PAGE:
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Horses in pasture

When producing hay to be sold to horse owners, it is important to understand the difference between being a seller or a marketer.

The goal of hay sellers is to identify customers who like what they produce, sell the hay at a fair price, and move it as quickly as possible. The issue with this type of business plan is that it may lead to inconsistent sales. To develop a business that brings significant income from producing hay, producers must understand the needs and desires of their customers.

Horses in pen are eating green grass from a manger.

Build a Relationship

First, producers should build a relationship with horse owners and provide as much information about their hay as possible. Horse owners are often not the target audience for agronomic education and are not typically familiar with the hay making process. Therefore, horse owners tend to rely heavily on the Internet, word of mouth, or their veterinarian for advice on hay. Hay producers must also understand that horses utilize forages differently than ruminant livestock. Negative factors, such as mold, will cause more harm in the horse than it would cause in ruminants. Horse owners, therefore, tend to have different standards than beef cattle or goat owners have. Because hay doesn’t come with a feed tag with a guaranteed analysis, it is important to have a forage analysis available for the horse owners to use as a reference. If a forage analysis is not available, horse owners will often measure nutritive value by face value or the appearance of the hay.

Alfalfa-bermudagrass hay could potentially provide a greater profit margin than warm-season perennial grass hay alone. Alfalfa is often highly sought after in horse barns across the southeast due to its high nutritive value and the positive effects it has on horses with gastric ulcers. The challenge with obtaining alfalfa hay in most parts of the southeast is the high cost of shipping it in from other parts of the country where it is grown. In the last several years, however, bermudagrass interseeded with alfalfa has been successfully grown in the central and northern parts of Georgia and Alabama. The University of Georgia found that interseeding alfalfa into bermudagrass may boost crude protein by more than 50 percent and contain more than 62 percent TDN (total digestible nutrients). This creates a potential market for hay producers in the southeastern region, but to be successful, a thorough understanding of the characteristics of alfalfa/bermudagrass hay as it relates to a horse’s nutrient requirements (table 1) is important.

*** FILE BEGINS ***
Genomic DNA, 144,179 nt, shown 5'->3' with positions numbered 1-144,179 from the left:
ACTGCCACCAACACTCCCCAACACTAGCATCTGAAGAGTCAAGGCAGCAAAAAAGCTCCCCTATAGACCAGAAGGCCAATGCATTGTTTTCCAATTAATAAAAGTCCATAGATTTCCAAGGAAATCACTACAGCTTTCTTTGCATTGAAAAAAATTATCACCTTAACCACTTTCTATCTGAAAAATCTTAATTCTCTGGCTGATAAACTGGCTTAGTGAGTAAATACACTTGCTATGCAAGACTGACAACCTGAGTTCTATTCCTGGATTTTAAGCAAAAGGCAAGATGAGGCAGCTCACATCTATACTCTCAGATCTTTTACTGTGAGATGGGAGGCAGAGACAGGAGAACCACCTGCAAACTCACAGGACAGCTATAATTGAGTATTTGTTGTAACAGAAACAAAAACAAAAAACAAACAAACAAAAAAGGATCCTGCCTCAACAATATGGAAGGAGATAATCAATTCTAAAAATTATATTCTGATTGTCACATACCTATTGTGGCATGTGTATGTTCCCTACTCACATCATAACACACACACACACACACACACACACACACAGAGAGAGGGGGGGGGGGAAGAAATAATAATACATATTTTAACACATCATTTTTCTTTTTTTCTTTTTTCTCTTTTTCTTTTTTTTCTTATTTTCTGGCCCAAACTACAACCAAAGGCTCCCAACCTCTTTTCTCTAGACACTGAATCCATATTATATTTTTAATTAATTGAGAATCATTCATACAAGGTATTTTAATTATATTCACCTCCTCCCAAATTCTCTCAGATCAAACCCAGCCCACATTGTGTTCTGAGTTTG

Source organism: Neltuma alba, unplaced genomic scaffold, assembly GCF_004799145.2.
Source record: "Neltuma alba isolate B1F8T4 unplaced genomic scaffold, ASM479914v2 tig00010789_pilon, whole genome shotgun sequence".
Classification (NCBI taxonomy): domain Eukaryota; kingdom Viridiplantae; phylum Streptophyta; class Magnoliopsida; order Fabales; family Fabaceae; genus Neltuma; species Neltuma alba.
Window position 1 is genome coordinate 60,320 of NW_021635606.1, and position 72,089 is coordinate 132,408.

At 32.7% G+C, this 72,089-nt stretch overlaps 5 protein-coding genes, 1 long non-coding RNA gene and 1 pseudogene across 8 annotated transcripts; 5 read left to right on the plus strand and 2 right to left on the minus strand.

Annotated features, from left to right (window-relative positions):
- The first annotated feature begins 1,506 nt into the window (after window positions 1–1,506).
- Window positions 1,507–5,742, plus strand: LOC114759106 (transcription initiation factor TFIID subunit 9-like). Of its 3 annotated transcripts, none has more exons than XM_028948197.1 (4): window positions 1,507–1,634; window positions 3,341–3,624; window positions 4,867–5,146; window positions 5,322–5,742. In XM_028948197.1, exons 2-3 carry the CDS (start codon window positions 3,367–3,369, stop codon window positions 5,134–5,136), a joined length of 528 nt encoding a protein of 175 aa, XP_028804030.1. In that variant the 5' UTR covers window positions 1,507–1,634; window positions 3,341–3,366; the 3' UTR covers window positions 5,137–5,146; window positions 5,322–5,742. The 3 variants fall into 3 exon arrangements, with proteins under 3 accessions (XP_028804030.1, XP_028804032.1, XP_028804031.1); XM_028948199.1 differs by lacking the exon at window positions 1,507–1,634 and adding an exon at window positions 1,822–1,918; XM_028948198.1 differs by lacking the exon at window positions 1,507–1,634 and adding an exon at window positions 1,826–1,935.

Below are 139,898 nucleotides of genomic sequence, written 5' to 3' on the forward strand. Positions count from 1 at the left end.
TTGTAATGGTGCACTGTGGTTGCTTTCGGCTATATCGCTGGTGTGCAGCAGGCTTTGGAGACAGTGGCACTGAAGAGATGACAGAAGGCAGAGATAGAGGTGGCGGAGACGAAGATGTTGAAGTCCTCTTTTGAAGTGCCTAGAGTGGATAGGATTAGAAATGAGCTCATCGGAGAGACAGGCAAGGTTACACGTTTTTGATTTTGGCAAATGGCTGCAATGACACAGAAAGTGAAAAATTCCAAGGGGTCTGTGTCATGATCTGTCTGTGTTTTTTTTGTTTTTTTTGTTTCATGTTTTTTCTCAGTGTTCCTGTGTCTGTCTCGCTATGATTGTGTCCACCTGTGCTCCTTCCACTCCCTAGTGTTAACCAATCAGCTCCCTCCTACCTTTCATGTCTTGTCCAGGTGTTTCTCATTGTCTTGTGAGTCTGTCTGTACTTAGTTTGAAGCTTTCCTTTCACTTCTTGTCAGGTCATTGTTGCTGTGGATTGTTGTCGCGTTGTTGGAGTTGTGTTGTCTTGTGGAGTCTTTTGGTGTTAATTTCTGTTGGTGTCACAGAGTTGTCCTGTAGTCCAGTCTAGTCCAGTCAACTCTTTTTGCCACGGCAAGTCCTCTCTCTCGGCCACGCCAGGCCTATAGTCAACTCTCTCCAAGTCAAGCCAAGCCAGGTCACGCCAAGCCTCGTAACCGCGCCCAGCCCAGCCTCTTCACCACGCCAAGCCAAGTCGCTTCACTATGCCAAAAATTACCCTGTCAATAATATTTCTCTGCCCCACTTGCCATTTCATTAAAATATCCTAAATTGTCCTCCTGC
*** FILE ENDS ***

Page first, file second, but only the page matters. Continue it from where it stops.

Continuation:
Table 1. Minimum Nutrient Concentration in Total Horse and Pony Diets (Dry Matter Basis)

Adapted from the National Research Council’s Nutrient Requirements of Horses (1989)

AnimalMcal/lbCPLysineCaPMgK
MATURE HORSES
Maintenance0.908.00.280.240.170.090.30
Stallions1.1010.00.340.290.210.110.36
PREGNANT MARES
9 months1.0010.00.350.430.320.100.35
10 months1.0010.00.350.430.320.100.36
11 months1.1011.00.370.450.340.110.38
LACTATING MARES
Foaling to 3 months1.3713.00.460.520.340.100.42
3 months to weaning1.3111.00.370.330.220.090.33
WORKING HORSES
Light Work1.26100.350.300.220.110.37
Moderate Work1.32100.370.310.230.120.39
Intense Work1.43110.400.350.250.130.43
GROWING HORSES
4 to 5 months1.4014.50.600.600.380.080.30
6 to 11 months1.4014.50.610.560.310.080.30
YEARLING
12 to 17 months1.3012.60.530.430.240.080.30
TWO-YEAR-OLD
Not in training1.1510.40.420.310.170.090.30
In training1.2011.30.450.340.200.100.32

 

Alfalfa is ideal for horses requiring a higher plane of nutrition, such as lactating broodmares, growing horses, thin horses, racehorses, performance horses, or young foals that aren’t getting enough milk. For horses with metabolic syndrome, the recommendation is to feed hay that is below 12 percent nonstructural carbohydrates (NSC). Alfalfa tends to be lower in NSC than some grass hay types, but can also be mixed with forages lower in carbohydrates to achieve a lower NSC value. A good example of a lower NSC forage would be bermudagrass or bahia.

Many horse owners purchase alfalfa and grass hay separately. Mixing alfalfa and grass hay allows owners to create a diet balanced for each horse. For instance, if you have two horses, one with a lower activity level but in good condition and the other considered a performance horse with a high activity level, the alfalfa and grass hay can be mixed to meet their specific needs. After acquiring a basic knowledge of the nutrient requirements of horses and how alfalfa may fit in their diet, horse owners commonly have some concerns. The following are typical questions horse owners ask alfalfa hay producers:

  • Which cutting is the hay?
  • Is the hay blister beetle free?
  • Where was the hay grown?
  • Is it sun bleached?
  • Do the leaves fall off easily when handling the hay?
  • Is there any mold present in the hay?
  • Was the hay barn stored?
  • Is there a forage analysis available for the hay being sold?

When selling hay to horse owners, be prepared to answer these questions and provide education to them on the relative nutritional value of your product.

 

Download a PDF of Marketing Alfalfa-Bermudagrass to Horse Owners, ANR-2580.

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